The “impartiality” of NGOs in Penang, raised in an article in an Umno-linked newspaper that questioned why they have remained silent on many issues, has been rubbished by social activists in the state, reports Susan Loone of Malaysiakini.
In an article with the heading, Suddenly, it’s disconcertingly quiet on the NGO front, published by New Straits Times on 9 Octber, the writer quotes “a veteran social activist” of Penang as saying, among other things, that these NGOs have been keeping mum on the issues.
The same NGOs that once made “ear-splitting noises and always had something or other to say about the goings-on in Penang have all but quietened down”, while social activists with an opinion on everything “seem nowhere to be heard or seen these days”.
The issues troubling Penang, the report says, include threats to sustainable development and the environment, traffic woes and lack of proper public transportation.
As to why the NGOs and most activists were not taking up the issues or raising questions, the writer says “theories abound” and these include many of the vocal individuals being “appointed to positions or sit on the advisory boards of various agencies”.
‘More people have become vocal’
However, several NGO representatives have denied these allegations, saying more people have become vocal since Pakatan Rakyat took over after the March 2008 general election.
A few traditional NGOs may prefer their practice of dialogue with the state government, but others have formed support groups on social media networking sites such as Facebook, they said.
Others have launched signature campaigns and voiced out their criticisms of state government policies at briefings and consultation sessions with members of the public.
Penang-based activist and blogger Anil Netto said apart from the traditional NGOs, new ones such as Green Voters were making their presence felt in the state.
Others, like residents groups in Tanjung Bungah and Bayan Bay, have protested publicly over development and land reclamation issues affecting their areas.
Netto, who has been using his blog to promote such causes, said the Tanjung Bungah Residents Association had even taken legal action against the Penang Municipal Council (MPPP) over the interpretation of the local plan.
The 14-member Penang Forum, in which he sits, has often responded to issues, the latest being the controversial subterranean Penang International Convention and Exhibition Centre (sPICE).
Even a councillor with the Penang Island Municipal Council (MPPP), Lim Mah Hui, who represents civil society, has expressed his dissatisfaction over sPICE, and collected signatures from his colleagues to push for a “urgent briefing”.
Fighting Penang Hill development
Long-established Consumers Association of Penang, which recently joined the Penang Forum, has also spoken out against any attempt to revive development on Penang Hill, Netto pointed out.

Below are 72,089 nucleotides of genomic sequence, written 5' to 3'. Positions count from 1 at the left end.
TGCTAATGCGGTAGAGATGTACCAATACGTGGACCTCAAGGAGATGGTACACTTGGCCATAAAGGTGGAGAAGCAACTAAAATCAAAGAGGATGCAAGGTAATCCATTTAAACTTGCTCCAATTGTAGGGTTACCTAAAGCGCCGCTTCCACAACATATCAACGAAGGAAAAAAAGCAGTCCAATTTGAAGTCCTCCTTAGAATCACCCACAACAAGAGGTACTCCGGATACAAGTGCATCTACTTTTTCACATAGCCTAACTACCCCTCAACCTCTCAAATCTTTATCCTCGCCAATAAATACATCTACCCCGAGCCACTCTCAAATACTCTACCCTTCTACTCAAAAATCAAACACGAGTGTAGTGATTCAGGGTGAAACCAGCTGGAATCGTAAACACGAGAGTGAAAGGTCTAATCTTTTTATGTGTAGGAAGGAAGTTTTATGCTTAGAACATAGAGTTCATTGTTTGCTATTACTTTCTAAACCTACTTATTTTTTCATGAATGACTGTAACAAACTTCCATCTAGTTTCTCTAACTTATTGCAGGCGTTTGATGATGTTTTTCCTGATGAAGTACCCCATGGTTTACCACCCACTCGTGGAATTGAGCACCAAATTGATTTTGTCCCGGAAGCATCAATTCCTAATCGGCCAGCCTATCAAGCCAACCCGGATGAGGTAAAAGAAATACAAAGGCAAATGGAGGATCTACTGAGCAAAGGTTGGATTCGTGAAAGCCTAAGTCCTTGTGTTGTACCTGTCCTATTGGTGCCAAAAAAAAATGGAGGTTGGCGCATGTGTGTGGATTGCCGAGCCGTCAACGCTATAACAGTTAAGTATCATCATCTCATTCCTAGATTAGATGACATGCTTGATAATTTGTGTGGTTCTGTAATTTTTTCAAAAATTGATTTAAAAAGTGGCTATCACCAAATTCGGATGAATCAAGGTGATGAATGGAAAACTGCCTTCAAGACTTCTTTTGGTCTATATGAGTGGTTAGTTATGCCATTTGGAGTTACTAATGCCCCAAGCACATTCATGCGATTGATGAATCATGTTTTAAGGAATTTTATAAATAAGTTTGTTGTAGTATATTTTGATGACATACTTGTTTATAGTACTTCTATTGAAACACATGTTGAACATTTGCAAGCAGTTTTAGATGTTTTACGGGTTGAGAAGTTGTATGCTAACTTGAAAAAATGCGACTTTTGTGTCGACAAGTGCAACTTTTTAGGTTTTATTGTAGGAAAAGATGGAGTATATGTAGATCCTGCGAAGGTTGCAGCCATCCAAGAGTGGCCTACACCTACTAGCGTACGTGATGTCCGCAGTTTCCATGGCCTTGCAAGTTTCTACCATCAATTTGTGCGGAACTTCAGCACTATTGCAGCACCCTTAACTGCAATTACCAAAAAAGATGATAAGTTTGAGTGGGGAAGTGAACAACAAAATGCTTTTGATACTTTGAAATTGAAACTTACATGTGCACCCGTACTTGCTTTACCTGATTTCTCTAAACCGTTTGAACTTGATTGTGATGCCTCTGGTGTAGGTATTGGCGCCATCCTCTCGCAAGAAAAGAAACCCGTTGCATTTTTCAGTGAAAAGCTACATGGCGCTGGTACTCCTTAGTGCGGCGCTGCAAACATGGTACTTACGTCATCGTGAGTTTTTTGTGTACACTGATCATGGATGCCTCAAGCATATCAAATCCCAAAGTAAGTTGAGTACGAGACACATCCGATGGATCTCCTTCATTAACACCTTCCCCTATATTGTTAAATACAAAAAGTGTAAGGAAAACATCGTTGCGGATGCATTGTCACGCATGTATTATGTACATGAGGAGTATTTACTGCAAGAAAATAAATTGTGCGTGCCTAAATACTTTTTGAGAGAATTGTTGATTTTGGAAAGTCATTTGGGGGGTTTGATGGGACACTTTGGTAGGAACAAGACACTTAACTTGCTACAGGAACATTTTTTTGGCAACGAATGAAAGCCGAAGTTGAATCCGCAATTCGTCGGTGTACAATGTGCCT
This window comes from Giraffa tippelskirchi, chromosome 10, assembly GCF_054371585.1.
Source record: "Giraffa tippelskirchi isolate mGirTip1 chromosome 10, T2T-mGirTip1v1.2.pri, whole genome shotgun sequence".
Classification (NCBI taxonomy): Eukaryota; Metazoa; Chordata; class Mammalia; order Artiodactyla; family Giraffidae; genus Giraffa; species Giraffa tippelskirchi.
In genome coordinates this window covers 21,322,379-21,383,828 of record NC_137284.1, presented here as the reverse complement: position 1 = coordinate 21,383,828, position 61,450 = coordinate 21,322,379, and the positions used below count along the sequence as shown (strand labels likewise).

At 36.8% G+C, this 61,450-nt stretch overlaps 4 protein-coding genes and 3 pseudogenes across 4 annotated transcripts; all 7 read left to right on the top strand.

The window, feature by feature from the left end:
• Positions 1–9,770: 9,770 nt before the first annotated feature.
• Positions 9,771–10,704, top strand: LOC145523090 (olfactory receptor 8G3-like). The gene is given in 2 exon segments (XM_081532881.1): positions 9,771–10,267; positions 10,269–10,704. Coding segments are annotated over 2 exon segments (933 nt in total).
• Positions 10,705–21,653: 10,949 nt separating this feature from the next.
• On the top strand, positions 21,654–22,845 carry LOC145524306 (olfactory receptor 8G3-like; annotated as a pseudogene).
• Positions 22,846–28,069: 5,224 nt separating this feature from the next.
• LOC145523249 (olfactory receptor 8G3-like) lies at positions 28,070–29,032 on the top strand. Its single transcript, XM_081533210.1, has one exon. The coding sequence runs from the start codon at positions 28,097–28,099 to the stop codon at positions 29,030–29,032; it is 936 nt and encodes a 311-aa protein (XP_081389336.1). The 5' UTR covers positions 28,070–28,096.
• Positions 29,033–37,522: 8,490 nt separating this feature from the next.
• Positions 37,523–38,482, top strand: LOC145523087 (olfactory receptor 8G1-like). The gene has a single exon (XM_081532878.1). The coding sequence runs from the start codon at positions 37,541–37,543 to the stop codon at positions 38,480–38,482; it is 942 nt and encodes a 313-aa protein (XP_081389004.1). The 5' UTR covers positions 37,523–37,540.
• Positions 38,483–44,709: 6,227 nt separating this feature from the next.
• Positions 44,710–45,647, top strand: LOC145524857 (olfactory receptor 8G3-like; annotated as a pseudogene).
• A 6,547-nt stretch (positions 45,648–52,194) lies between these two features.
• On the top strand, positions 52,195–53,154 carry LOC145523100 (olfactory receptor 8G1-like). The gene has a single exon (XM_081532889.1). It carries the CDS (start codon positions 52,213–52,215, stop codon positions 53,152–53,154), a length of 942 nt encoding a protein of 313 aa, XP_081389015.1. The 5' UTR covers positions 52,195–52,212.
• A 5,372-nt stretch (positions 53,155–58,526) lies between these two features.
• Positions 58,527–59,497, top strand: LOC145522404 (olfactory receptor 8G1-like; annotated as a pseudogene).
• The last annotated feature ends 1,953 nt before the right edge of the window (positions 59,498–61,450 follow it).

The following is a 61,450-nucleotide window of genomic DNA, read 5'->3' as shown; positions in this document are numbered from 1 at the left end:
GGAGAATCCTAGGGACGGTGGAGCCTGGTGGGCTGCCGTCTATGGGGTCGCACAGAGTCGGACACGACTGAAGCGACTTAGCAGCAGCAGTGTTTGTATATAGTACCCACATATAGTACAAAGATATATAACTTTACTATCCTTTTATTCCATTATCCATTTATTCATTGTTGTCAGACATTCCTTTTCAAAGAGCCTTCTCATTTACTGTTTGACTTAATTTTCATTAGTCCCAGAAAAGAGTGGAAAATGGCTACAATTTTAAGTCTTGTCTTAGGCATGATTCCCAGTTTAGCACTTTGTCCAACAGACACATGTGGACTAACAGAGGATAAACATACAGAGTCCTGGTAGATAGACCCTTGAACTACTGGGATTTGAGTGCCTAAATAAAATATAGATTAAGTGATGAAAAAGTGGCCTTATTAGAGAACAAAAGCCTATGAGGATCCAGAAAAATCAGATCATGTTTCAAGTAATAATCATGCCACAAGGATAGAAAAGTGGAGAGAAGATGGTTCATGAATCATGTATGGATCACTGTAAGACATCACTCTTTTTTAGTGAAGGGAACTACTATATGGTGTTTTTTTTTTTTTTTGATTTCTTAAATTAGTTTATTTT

“What about the illegal arches at the Penang Botanical Gardens, which the federal government had to bring down eventually because the NGOs were speaking against them and even went to measure the tilt on those structures? he queried.
“When the state came out with a draft on Freedom of Information, several groups gave their criticisms and suggestions. This can hardly be described ‘staying silent on issues’,” Netto said.
“Don’t look at traditional NGOs only. There is a larger local and national movement on just about anything that concerns people. People can just start Facebook groups now and many will support them.”
Human rights NGO Suaram’s Penang coordinator Ong Jing Cheng said the Pakatan state government was more open to engagement, making it easier for civil society to hold dialogues with the authorities, and therefore, public protests were fewer.
However, Ong said NGOs and civil society would continue to stand with the people on their issues of concern, despite the state government’s open policy.
“We have to continue monitoring and pressuring the authorities on various matters,” he said.
Veteran social activist Ong Boon Keong said NGOs have been following up closely on matters of grave concern in Penang and have shown no sign of slowing down, stopping their missions or abandoning causes.
“They are not silent on government policies and to date, no NGO has closed shop,” said Ong, who is coordinator for election watchdog Malaysian Election Observation Network.
“Perhaps, there are people or NGO representatives who have joined the government or become inactive, but others have taken their place,” he said. “Claims that NGOs are silent do not represent the entire truth.”
However, the recently-launched Green Voters 2.0 spokesperson Khim Pa appeared disappointed with the lack of response from the state government to the various protests by Penangites.
Among these issues are ongoing hillside development and reclamation projects along the coast, which Khim said would eventually harm the environment.
“Voters and NGOs are now in a dilemma and (feeling) helpless… it makes no difference to vote either one of them (BN or Pakatan),” he said.
“In Pahang, the opposition is protesting against the Lynas plant but in Penang, the previous or current governments have ignored the people’s objections and went ahead with development projects,” he said.
In Tanjung Bungah, Khim said, local residents and their assemblyperson oppose the dangerous hillside development but their complaints have fallen on deaf ears.
“They (DAP) do not even support their own comrade,” said Khim Pa, referring to the party’s Tanjung Bungah assemblyperson Teh Yee Cheu.